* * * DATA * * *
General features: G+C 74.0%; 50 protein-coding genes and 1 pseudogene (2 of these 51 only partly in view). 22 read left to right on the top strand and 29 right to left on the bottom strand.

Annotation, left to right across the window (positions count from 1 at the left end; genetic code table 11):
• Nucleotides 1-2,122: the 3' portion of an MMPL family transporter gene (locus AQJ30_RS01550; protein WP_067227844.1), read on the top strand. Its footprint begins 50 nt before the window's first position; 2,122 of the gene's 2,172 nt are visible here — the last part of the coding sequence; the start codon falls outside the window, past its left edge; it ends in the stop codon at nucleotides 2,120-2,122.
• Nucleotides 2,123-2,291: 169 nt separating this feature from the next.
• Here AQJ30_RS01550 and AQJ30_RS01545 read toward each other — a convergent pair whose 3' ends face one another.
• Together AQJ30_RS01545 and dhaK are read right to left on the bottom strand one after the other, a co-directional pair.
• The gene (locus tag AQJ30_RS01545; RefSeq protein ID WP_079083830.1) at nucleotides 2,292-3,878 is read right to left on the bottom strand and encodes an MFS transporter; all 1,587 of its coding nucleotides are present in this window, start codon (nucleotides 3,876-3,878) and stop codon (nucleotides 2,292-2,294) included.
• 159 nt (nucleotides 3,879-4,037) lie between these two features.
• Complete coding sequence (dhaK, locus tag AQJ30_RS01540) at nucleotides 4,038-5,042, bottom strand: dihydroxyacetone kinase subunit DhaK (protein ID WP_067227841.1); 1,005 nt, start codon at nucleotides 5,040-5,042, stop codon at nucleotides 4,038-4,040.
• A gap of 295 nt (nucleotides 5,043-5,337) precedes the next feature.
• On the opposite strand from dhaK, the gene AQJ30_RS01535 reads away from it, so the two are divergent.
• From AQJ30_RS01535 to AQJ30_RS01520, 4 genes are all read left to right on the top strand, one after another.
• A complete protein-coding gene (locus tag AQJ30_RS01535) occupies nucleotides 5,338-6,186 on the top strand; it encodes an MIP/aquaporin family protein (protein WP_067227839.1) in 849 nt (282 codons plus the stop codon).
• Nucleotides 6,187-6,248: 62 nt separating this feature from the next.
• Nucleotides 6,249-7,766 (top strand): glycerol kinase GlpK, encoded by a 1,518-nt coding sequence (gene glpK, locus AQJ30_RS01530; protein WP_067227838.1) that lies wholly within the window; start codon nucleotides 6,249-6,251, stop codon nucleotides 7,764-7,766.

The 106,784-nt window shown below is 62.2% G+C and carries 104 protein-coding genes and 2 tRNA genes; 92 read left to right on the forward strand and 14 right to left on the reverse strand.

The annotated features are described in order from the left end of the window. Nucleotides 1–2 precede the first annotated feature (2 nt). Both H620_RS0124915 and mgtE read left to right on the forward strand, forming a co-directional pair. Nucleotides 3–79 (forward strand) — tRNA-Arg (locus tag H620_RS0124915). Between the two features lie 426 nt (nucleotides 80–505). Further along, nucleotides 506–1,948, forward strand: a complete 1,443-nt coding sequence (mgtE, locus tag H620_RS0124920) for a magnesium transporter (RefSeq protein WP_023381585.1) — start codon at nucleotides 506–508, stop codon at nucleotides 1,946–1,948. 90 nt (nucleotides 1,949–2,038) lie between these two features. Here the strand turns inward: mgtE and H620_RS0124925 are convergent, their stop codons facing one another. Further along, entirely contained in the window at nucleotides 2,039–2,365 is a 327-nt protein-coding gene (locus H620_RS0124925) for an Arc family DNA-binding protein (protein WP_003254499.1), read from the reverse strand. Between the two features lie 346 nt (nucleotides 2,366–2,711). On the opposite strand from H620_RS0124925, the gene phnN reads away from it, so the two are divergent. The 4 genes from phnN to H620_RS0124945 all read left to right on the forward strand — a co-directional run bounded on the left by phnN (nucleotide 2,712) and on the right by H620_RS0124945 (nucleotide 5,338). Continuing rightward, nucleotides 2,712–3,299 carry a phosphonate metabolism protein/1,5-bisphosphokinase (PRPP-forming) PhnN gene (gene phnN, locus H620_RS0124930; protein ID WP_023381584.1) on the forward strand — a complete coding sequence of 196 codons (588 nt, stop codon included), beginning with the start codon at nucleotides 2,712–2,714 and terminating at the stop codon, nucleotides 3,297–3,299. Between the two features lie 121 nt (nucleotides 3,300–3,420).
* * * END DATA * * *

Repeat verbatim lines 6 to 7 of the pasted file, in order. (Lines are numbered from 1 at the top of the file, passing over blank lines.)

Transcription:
• Together AQJ30_RS01545 and dhaK are read right to left on the bottom strand one after the other, a co-directional pair.
• The gene (locus tag AQJ30_RS01545; RefSeq protein ID WP_079083830.1) at nucleotides 2,292-3,878 is read right to left on the bottom strand and encodes an MFS transporter; all 1,587 of its coding nucleotides are present in this window, start codon (nucleotides 3,876-3,878) and stop codon (nucleotides 2,292-2,294) included.